Frustration at times for the travelling Aspie

Before my 2010 journey over to Europe, the longest my trips had ever been by plane was 3 hours and that was flying to New Zealand. Three trips in three years meant I would slowly get used to travelling and learn what not to take. This was unlike my first trip I took on my own when I went to work in the Whitsundays, where I had on me at least 4 bags one big bag and three small ones. I have learnt since then to travel lighter each time I go somewhere new.

Flying around the country wasn’t my only travel experience as a younger person I went on trips with my parents by road to places like Mackay, Albury, Maryborough and Griffith all to do with racing jet sprint boats or going on bus trips over the school holidays to help some friends out in their caravan park in Bermagui, which meant I was on the road for nearly two days. This did also mean around a 2 hour stop in Sydney.  The only real delays that came jumped up while travelling with family and friends were the wheel bearings went on a boat trailer outside of Sydney or on our way to Mackay at night and watching a friend’s boat trailer sparking along at night. The tyre had been stripped and the only thing that was noticed was the sparks.

Travelling through New Zealand meant I would not experience significant delays and every place on my itinerary was planned day by day. The only day I had a delay was getting to my hostel in Christchurch on election night as the rail line decided it had a train that never showed up.  If something came up, I had plenty of time to visit a place I had planned to go, and then I could change that and go on a different day. Sometimes there was the inconvenience of meeting some people who screwed your plans up as you wanted to be somewhere else but that was part of being flexible as those plans could be swapped around. The only delay I did get was on the flight from Auckland to the Gold Coast a couple of days after the air new Zealand flight had crashed into the ocean. I wasn’t worried and they had to move people around especially since it was only a problem with the locker for the safety equipment had to be taped down. People were asking if we were going to crash and we were asked to move seats so we could balance the plane out.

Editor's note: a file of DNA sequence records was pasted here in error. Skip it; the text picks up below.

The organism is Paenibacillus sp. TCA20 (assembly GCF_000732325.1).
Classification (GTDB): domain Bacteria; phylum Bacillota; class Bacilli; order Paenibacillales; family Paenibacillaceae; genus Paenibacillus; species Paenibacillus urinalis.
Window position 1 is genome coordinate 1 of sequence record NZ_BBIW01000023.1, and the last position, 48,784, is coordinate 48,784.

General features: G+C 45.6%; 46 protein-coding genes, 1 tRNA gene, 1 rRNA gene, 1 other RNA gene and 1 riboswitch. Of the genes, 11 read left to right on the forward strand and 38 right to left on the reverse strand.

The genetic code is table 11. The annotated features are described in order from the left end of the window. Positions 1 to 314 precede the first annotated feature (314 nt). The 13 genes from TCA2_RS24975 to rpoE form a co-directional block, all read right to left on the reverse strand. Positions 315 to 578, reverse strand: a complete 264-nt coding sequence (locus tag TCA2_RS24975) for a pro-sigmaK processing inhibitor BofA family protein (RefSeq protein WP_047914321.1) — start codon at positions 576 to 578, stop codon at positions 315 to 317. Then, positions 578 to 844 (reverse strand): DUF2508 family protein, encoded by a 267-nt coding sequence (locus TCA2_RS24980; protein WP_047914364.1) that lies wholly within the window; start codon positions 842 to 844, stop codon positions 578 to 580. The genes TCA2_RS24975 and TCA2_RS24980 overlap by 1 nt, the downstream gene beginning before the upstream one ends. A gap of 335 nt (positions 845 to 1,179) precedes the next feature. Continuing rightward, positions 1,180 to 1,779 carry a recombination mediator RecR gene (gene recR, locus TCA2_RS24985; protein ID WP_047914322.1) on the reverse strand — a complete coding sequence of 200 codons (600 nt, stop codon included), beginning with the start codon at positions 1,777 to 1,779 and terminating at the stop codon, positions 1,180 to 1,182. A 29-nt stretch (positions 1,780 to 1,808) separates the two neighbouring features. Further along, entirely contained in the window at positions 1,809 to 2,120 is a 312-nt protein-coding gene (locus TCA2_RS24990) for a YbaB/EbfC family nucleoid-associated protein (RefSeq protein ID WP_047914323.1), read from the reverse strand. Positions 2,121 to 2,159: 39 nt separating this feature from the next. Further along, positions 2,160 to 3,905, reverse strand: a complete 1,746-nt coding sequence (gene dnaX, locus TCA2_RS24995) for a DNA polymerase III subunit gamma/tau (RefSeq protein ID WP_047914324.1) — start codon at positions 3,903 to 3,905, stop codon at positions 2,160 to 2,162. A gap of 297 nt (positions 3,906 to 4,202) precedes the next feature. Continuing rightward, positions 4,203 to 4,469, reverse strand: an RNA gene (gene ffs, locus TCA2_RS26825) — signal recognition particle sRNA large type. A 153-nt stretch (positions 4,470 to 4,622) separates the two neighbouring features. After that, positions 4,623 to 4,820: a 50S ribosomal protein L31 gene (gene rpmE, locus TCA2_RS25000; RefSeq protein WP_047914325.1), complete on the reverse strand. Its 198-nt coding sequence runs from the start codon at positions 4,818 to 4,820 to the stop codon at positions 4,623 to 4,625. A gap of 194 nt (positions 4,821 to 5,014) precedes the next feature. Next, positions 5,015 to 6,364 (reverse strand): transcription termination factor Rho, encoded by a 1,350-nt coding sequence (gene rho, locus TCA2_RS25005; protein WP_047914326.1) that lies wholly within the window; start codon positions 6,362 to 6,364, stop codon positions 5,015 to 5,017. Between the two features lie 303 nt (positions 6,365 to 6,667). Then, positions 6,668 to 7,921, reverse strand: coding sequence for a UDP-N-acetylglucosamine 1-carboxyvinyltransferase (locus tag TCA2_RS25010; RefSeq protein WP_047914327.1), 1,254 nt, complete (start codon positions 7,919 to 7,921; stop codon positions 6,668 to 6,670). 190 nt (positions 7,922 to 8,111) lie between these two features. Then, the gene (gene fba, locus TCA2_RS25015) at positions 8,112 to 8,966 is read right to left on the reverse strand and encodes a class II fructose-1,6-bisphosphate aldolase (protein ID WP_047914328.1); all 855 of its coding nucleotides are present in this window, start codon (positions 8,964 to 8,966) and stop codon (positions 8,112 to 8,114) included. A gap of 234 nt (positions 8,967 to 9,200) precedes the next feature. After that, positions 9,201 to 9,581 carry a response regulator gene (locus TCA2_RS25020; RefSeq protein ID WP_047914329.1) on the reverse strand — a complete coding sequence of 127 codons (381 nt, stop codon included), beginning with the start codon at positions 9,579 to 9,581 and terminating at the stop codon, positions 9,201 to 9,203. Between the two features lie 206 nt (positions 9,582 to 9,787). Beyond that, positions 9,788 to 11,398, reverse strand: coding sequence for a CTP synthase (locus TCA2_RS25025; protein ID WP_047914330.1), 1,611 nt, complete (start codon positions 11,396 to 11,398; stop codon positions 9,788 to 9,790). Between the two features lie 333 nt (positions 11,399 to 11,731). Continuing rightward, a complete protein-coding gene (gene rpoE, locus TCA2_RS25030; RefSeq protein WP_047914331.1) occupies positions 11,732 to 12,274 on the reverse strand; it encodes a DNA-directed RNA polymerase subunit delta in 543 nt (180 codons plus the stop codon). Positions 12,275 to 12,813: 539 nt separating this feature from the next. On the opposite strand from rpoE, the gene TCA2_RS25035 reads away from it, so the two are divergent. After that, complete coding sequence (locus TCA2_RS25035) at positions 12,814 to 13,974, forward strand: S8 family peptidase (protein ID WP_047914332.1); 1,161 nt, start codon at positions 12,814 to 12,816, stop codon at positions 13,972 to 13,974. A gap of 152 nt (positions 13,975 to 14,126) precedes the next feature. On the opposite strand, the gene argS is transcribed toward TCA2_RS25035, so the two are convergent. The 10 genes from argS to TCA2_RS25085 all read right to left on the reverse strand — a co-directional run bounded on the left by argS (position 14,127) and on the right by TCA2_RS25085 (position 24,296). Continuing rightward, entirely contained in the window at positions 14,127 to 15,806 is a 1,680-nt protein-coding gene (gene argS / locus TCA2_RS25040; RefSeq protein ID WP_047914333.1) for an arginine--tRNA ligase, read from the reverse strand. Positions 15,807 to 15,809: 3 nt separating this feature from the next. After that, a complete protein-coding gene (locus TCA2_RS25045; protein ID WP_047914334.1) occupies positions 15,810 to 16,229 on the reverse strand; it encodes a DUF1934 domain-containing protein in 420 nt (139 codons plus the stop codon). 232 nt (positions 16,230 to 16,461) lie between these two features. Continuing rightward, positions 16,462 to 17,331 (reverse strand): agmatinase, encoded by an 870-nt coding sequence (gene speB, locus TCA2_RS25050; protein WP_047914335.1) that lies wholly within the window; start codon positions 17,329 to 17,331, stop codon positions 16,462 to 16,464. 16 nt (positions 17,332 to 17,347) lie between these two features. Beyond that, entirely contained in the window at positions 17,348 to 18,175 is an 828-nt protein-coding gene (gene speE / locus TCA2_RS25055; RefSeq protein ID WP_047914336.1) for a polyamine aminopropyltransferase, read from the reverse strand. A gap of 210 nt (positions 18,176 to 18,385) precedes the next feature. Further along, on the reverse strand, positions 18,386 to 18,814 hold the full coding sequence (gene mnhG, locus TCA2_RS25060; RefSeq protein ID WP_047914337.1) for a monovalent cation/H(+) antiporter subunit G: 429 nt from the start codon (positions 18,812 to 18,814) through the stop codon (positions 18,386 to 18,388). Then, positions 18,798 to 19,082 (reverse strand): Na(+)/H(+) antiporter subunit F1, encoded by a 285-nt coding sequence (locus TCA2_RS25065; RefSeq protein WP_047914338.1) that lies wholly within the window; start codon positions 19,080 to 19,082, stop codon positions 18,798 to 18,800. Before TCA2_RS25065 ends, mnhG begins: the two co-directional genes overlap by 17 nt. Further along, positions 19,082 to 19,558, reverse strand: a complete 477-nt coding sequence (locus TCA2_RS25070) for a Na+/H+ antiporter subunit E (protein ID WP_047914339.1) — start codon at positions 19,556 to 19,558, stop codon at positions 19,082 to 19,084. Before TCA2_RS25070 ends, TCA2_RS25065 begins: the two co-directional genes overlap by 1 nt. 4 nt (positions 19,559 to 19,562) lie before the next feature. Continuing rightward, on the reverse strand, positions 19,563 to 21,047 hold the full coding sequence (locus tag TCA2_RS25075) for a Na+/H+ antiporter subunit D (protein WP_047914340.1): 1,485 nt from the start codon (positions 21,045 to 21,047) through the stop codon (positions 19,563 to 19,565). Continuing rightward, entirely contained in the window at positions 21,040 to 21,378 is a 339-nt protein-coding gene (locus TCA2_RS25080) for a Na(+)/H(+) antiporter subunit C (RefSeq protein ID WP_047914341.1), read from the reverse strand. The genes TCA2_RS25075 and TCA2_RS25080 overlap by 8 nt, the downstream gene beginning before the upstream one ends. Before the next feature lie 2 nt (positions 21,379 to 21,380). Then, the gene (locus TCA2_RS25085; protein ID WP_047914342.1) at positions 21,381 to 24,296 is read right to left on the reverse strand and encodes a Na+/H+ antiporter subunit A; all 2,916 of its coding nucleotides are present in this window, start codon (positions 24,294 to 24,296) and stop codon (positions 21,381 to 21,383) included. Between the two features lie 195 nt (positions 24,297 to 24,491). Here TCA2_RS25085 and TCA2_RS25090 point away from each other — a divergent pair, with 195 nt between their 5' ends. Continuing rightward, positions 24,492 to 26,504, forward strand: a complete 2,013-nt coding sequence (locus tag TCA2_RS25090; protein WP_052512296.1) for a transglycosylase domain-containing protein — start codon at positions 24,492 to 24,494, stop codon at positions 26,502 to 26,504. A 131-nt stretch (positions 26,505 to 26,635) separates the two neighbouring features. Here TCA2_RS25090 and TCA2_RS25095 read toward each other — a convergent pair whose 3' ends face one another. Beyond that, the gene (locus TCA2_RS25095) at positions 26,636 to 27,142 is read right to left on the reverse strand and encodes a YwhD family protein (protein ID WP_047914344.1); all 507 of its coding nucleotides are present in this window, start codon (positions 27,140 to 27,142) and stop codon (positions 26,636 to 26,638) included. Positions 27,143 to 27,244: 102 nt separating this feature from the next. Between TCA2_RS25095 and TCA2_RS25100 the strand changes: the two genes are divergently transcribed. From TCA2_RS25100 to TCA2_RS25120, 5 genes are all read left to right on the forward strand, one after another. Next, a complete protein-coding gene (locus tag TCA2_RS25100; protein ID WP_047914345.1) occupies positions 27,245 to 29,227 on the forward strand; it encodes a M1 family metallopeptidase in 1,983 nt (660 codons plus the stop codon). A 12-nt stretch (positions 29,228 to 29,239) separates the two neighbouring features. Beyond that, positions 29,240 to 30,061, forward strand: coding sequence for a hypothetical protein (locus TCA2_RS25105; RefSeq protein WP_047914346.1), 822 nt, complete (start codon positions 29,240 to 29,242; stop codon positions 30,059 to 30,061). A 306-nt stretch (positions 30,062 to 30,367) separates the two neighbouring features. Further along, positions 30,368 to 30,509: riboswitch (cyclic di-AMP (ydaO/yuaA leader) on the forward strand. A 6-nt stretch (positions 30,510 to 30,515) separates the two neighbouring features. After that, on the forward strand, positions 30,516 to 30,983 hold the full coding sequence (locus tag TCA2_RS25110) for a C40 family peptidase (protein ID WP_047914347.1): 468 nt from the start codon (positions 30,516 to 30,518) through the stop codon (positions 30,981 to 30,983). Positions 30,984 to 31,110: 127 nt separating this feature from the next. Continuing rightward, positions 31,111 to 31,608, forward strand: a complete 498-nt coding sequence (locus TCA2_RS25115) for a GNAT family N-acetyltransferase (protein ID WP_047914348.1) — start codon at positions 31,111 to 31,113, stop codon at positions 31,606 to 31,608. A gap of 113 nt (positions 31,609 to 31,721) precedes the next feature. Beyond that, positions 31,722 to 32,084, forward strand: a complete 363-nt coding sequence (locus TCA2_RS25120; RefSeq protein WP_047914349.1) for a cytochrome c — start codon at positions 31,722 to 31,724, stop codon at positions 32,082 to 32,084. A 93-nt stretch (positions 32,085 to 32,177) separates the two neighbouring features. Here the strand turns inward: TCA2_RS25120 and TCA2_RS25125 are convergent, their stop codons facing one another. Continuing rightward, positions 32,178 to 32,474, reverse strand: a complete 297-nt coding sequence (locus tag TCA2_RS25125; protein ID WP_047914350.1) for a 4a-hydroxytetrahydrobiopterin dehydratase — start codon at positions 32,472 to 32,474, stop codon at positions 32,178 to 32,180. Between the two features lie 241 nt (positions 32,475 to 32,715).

With travelling to and from Australia, you tend to think you have to fill in a passenger card for every country you enter, especially since I had flown from Malaysia and England. Both countries I had to fill in a card upon entry and when something like that is totally different then all hell breaks loose. When I had to fly to Copenhagen I thought I had to fill in a card even though I was never given one and landing at the airport I was getting a little worried about not having anything to get into the country. I was really nervous especially when I was looking at other passports for passenger cards and also for Aussie ones too which would give me an answer. The big guy who stamps passports, when I got to the front of the line just stamped my passport and sent me on my way. I was still worried especially when I had collected my bag that the security guy with the dog was after food and since I had vegemite on me I stopped and asked if it was alright and he said yes it was and I think he was more after money than anything else.